Global economy will continue to be in a tailspin, even in the year 2021 (“How lasting will be the effects of a deep global recession?”, Gulf News, August 29). Even if a set of vaccines is finalised by the first or second quarters of 2021, it will take about 18 to 24 months to roll them across the world. So, some parts of the world may continue facing lockdowns or restrictions on economic activity. The International Monetary Fund (IMF) has already predicted that global GDP will decline by 4.9 per cent in 2020. In 2021, we can at best hope for a flat GDP, with no growth, even though the IMF is optimistic and predicts a gain of 5.2 per cent. Unemployment which has increased due to stoppages of industries will continue to rise in 2021 also. Large numbers of unemployed people pose a sociological issue. There could be violence or agitations in nations, which are unable to offer jobs and do not have adequate social security systems. The violence in Nigeria, on the last fortnight of October, was partly triggered by the 40 per cent unemployment in the country. So, we cannot expect any significant investments or new industries in 2021 in most countries. Governments across countries should plan welfare schemes, mass feeding programmes, community kitchens, cash benefits, and so on, for the weaker sections of society, through 2021. Increasingly, some of the smaller or weaker nations may face de facto bankruptcies and will seek bailouts from the IMF or the World Bank. The recent shutdowns in France, Germany and now the UK, are a chilling reminder that COVID-19 has to be managed diligently since it can erupt again anytime, and stunt economic growth.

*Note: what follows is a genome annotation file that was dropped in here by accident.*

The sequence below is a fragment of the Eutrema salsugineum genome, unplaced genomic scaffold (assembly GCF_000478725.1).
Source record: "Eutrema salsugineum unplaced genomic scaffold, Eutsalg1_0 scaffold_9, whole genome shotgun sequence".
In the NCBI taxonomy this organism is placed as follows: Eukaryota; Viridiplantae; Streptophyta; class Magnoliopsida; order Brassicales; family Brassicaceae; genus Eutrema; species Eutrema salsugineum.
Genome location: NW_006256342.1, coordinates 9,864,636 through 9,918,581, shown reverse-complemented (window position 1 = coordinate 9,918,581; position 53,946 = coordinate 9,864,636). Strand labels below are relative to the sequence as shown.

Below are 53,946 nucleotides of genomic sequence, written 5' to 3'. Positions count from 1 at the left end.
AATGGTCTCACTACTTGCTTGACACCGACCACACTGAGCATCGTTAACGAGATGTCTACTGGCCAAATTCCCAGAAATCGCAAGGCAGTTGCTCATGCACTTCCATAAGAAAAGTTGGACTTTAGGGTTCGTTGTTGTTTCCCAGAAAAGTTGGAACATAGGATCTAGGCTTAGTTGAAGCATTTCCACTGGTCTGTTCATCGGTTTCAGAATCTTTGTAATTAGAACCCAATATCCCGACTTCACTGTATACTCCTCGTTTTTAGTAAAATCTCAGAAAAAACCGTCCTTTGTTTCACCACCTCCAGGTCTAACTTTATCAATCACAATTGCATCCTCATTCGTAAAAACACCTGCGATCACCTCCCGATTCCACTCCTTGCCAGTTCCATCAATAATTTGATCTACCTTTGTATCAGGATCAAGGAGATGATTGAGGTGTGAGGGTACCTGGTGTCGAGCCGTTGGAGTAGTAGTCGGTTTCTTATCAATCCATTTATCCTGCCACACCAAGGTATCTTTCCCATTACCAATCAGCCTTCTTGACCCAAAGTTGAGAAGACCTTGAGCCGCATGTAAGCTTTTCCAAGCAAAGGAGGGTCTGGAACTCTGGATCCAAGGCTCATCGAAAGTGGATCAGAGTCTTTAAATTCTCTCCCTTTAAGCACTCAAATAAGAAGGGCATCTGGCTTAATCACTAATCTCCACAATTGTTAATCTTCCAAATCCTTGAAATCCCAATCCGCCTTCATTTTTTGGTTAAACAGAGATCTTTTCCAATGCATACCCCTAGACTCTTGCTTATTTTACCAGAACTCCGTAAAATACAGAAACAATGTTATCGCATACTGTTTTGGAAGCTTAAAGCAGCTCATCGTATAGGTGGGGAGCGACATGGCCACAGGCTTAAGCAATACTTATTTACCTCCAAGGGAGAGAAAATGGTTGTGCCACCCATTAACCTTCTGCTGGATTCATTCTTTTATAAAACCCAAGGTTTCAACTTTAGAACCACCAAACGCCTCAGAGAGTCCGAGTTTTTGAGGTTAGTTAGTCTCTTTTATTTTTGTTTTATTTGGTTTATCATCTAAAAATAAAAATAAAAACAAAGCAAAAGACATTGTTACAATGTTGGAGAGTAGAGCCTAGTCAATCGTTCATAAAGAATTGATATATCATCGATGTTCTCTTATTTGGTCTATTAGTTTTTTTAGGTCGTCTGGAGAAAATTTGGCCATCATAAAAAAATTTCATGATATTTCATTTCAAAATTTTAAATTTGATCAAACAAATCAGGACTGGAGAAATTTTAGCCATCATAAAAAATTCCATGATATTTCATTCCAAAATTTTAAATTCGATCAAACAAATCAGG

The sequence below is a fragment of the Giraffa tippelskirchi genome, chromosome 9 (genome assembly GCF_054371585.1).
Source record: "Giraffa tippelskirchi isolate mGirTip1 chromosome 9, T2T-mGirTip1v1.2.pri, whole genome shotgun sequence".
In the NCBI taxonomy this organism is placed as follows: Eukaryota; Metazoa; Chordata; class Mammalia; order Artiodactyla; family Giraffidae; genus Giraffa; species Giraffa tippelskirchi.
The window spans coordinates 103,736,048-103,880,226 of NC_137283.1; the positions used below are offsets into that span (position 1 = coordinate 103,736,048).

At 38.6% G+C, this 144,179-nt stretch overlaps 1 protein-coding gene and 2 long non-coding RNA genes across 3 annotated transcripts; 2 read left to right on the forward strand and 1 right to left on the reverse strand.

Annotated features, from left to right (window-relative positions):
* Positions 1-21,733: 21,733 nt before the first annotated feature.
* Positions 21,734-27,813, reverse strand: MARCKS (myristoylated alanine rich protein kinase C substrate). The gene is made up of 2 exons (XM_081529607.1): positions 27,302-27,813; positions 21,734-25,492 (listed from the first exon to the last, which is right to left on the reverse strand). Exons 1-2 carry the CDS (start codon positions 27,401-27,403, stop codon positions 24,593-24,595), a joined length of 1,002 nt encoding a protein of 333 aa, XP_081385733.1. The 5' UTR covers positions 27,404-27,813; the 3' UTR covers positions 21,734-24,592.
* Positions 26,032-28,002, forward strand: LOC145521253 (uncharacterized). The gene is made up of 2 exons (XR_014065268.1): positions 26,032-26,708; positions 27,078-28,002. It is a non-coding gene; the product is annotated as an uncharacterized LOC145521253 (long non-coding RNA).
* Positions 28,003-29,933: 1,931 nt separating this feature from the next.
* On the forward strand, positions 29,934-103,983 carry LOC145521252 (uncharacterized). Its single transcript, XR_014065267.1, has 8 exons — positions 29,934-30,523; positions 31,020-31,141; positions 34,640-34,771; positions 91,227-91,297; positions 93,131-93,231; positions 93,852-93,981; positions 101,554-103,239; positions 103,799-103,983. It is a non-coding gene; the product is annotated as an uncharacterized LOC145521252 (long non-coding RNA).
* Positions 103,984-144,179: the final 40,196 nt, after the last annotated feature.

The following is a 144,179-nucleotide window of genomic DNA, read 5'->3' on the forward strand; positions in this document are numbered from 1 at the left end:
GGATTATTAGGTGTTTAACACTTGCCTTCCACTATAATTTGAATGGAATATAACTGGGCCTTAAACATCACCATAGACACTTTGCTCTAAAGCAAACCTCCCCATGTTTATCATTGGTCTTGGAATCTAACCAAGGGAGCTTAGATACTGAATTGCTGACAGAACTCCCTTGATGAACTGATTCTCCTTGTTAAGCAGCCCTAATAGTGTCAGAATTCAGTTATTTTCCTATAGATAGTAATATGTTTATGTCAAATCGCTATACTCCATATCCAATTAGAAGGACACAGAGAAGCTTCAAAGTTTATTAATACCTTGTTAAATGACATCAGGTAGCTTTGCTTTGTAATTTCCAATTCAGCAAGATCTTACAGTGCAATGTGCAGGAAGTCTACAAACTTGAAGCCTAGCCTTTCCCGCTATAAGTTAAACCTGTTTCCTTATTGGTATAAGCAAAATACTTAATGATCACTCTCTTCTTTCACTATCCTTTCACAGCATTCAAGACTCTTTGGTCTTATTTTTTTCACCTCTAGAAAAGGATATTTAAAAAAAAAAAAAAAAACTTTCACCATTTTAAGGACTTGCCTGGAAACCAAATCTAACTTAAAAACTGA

From Mr Rajendra Aneja

Mumbai, India

Being an introvert

I am an introvert, I have been combating it for many years. “Study me as much as you like, and you will never know me. For I differ, a hundred ways from what you see me to be.”- Rumi. You tell me, are you the type of person who always tries to accommodate and absorb others? Someone who wants to do just everything to make other people happy? If you are, welcome to my asinine club and we have been wasted so far. I am the kind of person that tends to think highly of other’s opinion and not enough of my own. Trust me “imposter syndrome” is real. Maybe it is because I am not that good at verbal communication as more extroverted people are. Extroverts might be better at communicating their ideas, but I can bet for my last dirham that their ideas don’t always work. They’re better at convincing others, and they’re better at convincing me too. I myself cannot assure anybody to do or go my way, because having it my way is associated with so much stress. What I lose sleep over, is wonder what if my way doesn’t work, and others get mad at me? What if they stop being nice to me if I say no to them? Then one day my nest was remodeled. Someone told me, you can be quieter and little less social, but you need to be confident. Let me be an introvert and self-assertive at the same time. I need to be confident enough and find a way to navigate this predominantly extroverted society. The truth is everyone looks out for themselves. So should I. He told me, next time when somebody tries to convince me, I should take it with a grain of salt, and to be someone who can just walk away from the room. I need to learn to put myself first sometimes. Let me tell them I am not doing it, you are wrong, your idea is not good. If it wouldn’t be weird coming from someone else, it’s not weird coming from me, either! Be proud of what you do, whether right or wrong. And if you haven’t achieved what you want to, or reached where you want to be, act as if you did. The operative word is personal development.

Ms Nadhia